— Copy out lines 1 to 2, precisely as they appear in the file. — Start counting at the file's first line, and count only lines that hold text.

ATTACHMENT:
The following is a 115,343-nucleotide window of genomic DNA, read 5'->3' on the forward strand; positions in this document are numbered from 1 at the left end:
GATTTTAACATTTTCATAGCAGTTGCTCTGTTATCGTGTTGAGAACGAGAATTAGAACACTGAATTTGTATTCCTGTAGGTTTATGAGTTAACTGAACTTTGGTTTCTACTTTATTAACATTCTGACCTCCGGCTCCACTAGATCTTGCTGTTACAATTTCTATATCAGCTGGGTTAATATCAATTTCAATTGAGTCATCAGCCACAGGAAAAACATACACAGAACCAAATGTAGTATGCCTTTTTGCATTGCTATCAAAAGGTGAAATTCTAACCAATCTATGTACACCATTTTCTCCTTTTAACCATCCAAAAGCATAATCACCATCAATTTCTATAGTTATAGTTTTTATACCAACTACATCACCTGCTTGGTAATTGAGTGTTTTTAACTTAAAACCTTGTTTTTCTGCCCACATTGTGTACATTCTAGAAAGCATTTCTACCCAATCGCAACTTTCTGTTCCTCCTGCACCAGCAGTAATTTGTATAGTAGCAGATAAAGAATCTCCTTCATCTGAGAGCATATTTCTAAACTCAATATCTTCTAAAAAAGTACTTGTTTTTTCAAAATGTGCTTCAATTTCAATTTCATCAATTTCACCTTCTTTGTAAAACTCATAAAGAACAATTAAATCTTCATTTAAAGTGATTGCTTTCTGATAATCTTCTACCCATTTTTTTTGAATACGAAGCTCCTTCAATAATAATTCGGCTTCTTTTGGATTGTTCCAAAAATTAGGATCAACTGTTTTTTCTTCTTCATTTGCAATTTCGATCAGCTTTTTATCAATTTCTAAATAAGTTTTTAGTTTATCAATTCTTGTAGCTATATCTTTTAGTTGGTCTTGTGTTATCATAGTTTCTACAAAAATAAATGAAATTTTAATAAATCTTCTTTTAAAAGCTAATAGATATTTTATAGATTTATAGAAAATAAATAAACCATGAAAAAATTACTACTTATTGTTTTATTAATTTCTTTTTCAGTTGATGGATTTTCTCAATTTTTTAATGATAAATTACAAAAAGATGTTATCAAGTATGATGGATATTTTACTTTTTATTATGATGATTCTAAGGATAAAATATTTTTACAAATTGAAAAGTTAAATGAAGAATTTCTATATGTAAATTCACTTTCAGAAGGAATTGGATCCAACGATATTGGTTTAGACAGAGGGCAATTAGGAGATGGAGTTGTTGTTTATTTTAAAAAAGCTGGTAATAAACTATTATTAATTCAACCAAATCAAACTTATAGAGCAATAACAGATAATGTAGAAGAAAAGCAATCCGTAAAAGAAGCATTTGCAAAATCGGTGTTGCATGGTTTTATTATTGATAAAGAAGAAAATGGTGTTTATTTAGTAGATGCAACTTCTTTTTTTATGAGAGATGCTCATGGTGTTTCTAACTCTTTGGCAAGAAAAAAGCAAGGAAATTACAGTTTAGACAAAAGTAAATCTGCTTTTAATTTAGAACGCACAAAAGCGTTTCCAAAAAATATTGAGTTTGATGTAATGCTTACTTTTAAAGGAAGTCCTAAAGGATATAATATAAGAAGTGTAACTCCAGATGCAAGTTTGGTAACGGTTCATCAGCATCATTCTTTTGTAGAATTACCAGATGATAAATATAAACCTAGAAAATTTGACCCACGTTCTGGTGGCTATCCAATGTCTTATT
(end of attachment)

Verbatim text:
The following is a 115,343-nucleotide window of genomic DNA, read 5'->3' on the forward strand; positions in this document are numbered from 1 at the left end:
GATTTTAACATTTTCATAGCAGTTGCTCTGTTATCGTGTTGAGAACGAGAATTAGAACACTGAATTTGTATTCCTGTAGGTTTATGAGTTAACTGAACTTTGGTTTCTACTTTATTAACATTCTGACCTCCGGCTCCACTAGATCTTGCTGTTACAATTTCTATATCAGCTGGGTTAATATCAATTTCAATTGAGTCATCAGCCACAGGAAAAACATACACAGAACCAAATGTAGTATGCCTTTTTGCATTGCTATCAAAAGGTGAAATTCTAACCAATCTATGTACACCATTTTCTCCTTTTAACCATCCAAAAGCATAATCACCATCAATTTCTATAGTTATAGTTTTTATACCAACTACATCACCTGCTTGGTAATTGAGTGTTTTTAACTTAAAACCTTGTTTTTCTGCCCACATTGTGTACATTCTAGAAAGCATTTCTACCCAATCGCAACTTTCTGTTCCTCCTGCACCAGCAGTAATTTGTATAGTAGCAGATAAAGAATCTCCTTCATCTGAGAGCATATTTCTAAACTCAATATCTTCTAAAAAAGTACTTGTTTTTTCAAAATGTGCTTCAATTTCAATTTCATCAATTTCACCTTCTTTGTAAAACTCATAAAGAACAATTAAATCTTCATTTAAAGTGATTGCTTTCTGATAATCTTCTACCCATTTTTTTTGAATACGAAGCTCCTTCAATAATAATTCGGCTTCTTTTGGATTGTTCCAAAAATTAGGATCAACTGTTTTTTCTTCTTCATTTGCAATTTCGATCAGCTTTTTATCAATTTCTAAATAAGTTTTTAGTTTATCAATTCTTGTAGCTATATCTTTTAGTTGGTCTTGTGTTATCATAGTTTCTACAAAAATAAATGAAATTTTAATAAATCTTCTTTTAAAAGCTAATAGATATTTTATAGATTTATAGAAAATAAATAAACCATGAAAAAATTACTACTTATTGTTTTATTAATTTCTTTTTCAGTTGATGGATTTTCTCAATTTTTTAATGATAAATTACAAAAAGATGTTATCAAGTATGATGGATATTTTACTTTTTATTATGATGATTCTAAGGATAAAATATTTTTACAAATTGAAAAGTTAAATGAAGAATTTCTATATGTAAATTCACTTTCAGAAGGAATTGGATCCAACGATATTGGTTTAGACAGAGGGCAATTAGGAGATGGAGTTGTTGTTTATTTTAAAAAAGCTGGTAATAAACTATTATTAATTCAACCAAATCAAACTTATAGAGCAATAACAGATAATGTAGAAGAAAAGCAATCCGTAAAAGAAGCATTTGCAAAATCGGTGTTGCATGGTTTTATTATTGATAAAGAAGAAAATGGTGTTTATTTAGTAGATGCAACTTCTTTTTTTATGAGAGATGCTCATGGTGTTTCTAACTCTTTGGCAAGAAAAAAGCAAGGAAATTACAGTTTAGACAAAAGTAAATCTGCTTTTAATTTAGAACGCACAAAAGCGTTTCCAAAAAATATTGAGTTTGATGTAATGCTTACTTTTAAAGGAAGTCCTAAAGGATATAATATAAGAAGTGTAACTCCAGATGCAAGTTTGGTAACGGTTCATCAGCATCATTCTTTTGTAGAATTACCAGATGATAAATATAAACCTAGAAAATTTGACCCACGTTCTGGTGGCTATCCAATGTCTTATT